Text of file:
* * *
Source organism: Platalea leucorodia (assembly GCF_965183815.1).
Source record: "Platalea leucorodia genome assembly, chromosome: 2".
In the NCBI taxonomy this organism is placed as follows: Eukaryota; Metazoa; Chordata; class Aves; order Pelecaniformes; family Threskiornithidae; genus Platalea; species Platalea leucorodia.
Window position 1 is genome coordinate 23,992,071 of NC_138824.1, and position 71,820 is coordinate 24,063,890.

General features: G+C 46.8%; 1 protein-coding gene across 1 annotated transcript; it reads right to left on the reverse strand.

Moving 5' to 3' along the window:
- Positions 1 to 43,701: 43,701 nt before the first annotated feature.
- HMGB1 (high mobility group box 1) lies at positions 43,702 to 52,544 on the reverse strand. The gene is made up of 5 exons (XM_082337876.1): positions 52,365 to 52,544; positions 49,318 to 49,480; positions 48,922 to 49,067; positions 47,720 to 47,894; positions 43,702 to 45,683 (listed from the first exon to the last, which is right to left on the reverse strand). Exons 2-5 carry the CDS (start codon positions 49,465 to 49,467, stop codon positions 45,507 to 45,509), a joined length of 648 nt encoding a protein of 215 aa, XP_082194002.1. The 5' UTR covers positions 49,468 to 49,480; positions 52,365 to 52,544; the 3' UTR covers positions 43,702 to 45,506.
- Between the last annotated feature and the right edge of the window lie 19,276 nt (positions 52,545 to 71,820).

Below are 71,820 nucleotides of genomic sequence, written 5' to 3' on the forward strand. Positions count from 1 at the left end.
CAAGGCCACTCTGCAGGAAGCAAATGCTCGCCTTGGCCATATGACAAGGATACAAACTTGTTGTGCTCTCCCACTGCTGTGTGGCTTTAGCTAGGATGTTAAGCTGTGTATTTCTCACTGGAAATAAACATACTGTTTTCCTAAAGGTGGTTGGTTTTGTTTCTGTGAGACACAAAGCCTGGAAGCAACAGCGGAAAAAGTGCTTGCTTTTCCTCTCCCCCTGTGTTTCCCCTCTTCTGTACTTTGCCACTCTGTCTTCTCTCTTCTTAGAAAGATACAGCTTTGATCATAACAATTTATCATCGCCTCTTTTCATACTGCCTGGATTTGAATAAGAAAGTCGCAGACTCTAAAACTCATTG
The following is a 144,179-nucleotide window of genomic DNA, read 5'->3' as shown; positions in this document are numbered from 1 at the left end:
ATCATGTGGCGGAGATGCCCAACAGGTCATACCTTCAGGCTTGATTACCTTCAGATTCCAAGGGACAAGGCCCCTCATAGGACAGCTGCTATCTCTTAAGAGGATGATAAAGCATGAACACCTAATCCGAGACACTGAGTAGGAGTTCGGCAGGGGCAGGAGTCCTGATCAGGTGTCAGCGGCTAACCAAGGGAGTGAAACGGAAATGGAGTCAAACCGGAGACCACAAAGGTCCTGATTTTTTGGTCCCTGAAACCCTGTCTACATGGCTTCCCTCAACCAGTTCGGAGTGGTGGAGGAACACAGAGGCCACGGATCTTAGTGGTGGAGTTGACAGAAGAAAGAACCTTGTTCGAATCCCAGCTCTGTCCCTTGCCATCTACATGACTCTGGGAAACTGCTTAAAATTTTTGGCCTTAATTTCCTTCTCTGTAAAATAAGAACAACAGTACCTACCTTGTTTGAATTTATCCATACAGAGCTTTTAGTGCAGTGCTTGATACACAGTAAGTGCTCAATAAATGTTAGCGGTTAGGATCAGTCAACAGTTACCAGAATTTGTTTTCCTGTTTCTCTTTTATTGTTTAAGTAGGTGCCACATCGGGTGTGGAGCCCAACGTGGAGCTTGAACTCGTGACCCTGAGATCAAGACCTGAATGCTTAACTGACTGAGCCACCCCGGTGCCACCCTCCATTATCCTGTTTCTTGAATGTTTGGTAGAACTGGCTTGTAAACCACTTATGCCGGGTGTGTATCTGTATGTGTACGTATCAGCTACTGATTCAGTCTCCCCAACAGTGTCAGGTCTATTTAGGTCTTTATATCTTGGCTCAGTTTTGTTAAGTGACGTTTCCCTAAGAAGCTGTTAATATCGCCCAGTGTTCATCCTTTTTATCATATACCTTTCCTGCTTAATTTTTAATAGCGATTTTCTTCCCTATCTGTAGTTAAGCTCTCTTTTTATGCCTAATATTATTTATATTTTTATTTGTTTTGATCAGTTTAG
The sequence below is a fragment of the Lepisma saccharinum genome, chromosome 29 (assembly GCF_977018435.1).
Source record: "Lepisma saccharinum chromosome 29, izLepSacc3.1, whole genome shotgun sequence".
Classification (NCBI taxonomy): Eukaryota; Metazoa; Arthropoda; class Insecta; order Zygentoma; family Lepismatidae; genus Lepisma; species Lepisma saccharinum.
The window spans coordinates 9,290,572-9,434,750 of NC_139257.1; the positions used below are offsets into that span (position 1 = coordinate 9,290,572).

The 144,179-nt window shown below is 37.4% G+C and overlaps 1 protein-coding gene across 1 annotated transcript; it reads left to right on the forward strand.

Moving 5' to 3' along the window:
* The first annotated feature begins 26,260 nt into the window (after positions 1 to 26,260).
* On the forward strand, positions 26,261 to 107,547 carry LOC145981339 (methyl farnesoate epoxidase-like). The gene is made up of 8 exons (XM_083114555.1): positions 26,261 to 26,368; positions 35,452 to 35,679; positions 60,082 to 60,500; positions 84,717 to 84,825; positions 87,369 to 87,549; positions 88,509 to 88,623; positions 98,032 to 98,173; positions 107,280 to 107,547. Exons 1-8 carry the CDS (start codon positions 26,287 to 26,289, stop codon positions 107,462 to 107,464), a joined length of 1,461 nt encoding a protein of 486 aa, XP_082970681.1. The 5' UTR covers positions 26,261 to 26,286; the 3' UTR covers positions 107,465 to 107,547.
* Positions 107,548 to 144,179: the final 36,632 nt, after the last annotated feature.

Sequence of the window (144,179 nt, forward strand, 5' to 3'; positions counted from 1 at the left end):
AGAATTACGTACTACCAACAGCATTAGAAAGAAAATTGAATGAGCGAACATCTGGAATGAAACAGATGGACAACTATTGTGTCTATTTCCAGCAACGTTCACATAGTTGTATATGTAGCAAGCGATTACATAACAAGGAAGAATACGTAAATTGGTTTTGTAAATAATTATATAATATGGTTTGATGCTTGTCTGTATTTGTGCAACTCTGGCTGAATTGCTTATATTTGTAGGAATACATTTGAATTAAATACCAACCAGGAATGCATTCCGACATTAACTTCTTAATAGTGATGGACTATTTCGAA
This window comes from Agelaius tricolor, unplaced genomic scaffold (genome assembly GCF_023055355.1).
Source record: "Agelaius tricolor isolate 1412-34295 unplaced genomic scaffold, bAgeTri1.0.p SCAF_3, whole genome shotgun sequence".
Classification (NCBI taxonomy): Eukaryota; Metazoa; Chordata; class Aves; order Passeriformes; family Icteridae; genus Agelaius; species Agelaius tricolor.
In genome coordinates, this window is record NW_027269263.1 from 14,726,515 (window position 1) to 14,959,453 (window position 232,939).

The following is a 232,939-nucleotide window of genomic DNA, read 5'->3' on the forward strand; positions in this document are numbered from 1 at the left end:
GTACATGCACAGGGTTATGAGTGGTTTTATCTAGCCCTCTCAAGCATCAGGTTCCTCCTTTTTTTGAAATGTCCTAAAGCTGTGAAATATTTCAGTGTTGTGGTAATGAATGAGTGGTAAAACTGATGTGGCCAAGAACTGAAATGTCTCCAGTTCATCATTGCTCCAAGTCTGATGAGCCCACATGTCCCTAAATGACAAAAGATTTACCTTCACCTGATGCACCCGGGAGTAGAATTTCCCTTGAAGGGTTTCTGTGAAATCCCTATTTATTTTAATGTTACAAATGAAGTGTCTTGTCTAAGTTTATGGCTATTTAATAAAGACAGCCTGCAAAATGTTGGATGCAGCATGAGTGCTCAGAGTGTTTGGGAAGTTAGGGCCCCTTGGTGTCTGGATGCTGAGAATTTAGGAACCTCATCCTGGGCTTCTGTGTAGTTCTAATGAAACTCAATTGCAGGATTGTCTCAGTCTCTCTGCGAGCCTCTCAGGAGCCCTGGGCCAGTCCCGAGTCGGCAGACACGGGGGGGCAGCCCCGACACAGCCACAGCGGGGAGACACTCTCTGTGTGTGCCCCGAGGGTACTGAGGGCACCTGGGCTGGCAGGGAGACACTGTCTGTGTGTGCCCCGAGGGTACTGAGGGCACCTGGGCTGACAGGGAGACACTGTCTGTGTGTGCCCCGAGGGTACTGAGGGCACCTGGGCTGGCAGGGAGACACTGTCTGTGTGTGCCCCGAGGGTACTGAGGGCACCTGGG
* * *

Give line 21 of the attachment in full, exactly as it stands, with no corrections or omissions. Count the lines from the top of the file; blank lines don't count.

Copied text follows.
* On the forward strand, positions 26,261 to 107,547 carry LOC145981339 (methyl farnesoate epoxidase-like). The gene is made up of 8 exons (XM_083114555.1): positions 26,261 to 26,368; positions 35,452 to 35,679; positions 60,082 to 60,500; positions 84,717 to 84,825; positions 87,369 to 87,549; positions 88,509 to 88,623; positions 98,032 to 98,173; positions 107,280 to 107,547. Exons 1-8 carry the CDS (start codon positions 26,287 to 26,289, stop codon positions 107,462 to 107,464), a joined length of 1,461 nt encoding a protein of 486 aa, XP_082970681.1. The 5' UTR covers positions 26,261 to 26,286; the 3' UTR covers positions 107,465 to 107,547.